Early human carbon dating
Unfortunately the ratio of carbon-12 to carbon-14 has yet to reach a state of equilibrium in our atmosphere; there is more carbon-14 in the air today than there was thousands of years ago. In order for carbon dating to be accurate, we must know what the ratio of carbon-12 to carbon-14 was in the environment in which our specimen lived during its lifetime.It has resulted in artificially high levels of carbon-14 in plants and animals living in the past 60 years.
After an organism dies, its level of carbon-14 gradually declines at a predictable pace, with a half-life of about 5,730 years.Carbon-14 has a half-life of 5,730 ± 40 years—, half the amount of the radioisotope present at any given time will undergo spontaneous disintegration during the succeeding 5,730 years.Because carbon-14 decays at this constant rate, an estimate of the date at which an organism died can be made by measuring the amount of its residual radiocarbon.Sidebar to the article Applying Carbon-14 Dating to Recent Human Remains by Philip Bulman with Danielle Mc Leod-Henning Standard carbon-14 testing, as used by archaeologists, is based on the natural process of radioactive carbon formation that results from cosmic ray bombardment of nitrogen in the earth's upper atmosphere.The radioactive carbon is taken from the atmosphere and incorporated into plant tissues by plant photosynthesis.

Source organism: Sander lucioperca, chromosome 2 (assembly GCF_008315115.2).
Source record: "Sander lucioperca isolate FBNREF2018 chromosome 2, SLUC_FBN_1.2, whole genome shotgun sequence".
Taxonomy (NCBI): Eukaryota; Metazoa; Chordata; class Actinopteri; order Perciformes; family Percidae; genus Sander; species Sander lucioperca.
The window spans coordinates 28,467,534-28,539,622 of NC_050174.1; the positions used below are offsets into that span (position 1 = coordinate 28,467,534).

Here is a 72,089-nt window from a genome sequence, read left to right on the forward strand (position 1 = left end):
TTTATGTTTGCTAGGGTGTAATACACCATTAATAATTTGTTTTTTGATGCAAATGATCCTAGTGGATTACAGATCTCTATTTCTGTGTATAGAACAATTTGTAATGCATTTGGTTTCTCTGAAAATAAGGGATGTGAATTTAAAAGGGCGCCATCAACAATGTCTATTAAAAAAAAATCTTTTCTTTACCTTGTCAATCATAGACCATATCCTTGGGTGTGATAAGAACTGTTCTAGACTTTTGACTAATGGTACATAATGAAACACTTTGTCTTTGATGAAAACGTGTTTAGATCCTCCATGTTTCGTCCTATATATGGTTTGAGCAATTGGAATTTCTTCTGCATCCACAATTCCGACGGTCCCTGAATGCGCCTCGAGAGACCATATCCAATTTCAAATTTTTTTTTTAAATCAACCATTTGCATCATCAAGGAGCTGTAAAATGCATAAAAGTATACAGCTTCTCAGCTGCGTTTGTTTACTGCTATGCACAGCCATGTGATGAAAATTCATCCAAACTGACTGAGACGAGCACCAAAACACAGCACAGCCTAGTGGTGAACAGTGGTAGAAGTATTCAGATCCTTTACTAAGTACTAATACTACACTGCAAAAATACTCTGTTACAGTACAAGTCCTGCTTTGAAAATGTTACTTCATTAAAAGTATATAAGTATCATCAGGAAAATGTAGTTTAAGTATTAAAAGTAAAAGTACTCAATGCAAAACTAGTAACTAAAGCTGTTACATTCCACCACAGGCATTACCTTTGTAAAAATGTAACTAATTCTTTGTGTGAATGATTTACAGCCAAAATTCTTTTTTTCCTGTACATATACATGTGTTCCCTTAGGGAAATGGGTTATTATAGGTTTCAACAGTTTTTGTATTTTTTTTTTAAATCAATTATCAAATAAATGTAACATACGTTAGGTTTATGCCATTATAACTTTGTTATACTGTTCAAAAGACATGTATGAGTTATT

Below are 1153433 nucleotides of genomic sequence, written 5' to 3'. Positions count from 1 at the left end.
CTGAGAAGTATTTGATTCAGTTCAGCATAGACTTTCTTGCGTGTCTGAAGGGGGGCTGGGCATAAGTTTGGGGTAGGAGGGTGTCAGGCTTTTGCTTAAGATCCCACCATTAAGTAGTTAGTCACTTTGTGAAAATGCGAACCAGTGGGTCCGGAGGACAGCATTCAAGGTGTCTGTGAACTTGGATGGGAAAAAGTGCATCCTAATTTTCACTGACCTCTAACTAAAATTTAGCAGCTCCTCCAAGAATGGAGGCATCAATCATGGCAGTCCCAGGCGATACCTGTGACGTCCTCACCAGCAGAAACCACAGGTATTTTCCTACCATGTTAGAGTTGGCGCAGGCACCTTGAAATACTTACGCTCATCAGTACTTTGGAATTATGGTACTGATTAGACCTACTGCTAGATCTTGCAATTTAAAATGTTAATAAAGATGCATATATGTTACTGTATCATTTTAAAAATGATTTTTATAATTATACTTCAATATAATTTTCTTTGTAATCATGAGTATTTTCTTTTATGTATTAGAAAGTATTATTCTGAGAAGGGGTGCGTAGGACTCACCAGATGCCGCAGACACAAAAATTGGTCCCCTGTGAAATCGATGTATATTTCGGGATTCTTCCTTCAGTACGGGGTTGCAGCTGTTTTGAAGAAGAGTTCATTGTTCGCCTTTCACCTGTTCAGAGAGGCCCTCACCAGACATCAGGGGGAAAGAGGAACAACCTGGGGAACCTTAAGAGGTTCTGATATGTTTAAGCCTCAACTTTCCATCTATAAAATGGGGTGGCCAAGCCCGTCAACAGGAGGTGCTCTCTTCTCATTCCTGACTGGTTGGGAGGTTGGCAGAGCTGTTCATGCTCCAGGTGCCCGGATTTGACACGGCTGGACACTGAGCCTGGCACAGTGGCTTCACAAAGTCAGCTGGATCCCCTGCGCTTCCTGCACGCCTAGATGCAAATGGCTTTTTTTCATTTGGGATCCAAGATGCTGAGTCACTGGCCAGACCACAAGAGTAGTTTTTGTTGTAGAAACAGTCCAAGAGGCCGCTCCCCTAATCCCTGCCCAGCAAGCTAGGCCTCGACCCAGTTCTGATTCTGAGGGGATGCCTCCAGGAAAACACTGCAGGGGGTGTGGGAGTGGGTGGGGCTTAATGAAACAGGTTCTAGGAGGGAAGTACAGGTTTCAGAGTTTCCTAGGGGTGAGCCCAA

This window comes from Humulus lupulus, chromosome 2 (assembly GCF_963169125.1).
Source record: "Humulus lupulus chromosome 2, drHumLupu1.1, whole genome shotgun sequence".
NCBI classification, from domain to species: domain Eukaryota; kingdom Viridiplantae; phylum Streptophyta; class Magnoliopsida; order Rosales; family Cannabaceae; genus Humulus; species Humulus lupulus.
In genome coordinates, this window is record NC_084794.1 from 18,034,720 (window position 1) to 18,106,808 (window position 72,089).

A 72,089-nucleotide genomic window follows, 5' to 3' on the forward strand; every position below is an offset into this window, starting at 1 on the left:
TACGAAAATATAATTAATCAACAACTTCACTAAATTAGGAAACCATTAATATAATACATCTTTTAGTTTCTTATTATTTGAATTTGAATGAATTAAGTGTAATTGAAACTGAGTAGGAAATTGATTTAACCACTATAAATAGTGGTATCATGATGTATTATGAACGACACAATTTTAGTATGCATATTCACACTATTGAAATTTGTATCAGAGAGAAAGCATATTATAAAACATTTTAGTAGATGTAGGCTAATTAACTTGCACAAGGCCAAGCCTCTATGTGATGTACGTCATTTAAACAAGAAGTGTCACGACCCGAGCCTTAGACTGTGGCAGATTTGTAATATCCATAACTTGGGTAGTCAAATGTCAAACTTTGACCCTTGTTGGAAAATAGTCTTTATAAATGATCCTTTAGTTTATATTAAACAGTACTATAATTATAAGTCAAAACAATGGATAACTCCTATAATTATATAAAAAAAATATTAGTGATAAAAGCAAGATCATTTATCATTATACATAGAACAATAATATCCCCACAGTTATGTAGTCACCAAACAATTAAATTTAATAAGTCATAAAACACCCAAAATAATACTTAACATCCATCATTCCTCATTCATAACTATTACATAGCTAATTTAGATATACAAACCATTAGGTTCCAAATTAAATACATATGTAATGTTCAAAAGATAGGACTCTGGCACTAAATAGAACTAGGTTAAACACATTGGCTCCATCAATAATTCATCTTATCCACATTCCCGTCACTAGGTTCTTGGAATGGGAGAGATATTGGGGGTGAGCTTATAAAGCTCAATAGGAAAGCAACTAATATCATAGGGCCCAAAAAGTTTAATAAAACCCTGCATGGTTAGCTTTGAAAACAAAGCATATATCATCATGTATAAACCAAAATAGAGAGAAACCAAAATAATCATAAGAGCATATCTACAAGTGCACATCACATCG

A large increase in atmospheric carbon-14 occurred when the United States and several other countries tested nuclear weapons aboveground during the 1950s and 1960s (see Figure 1).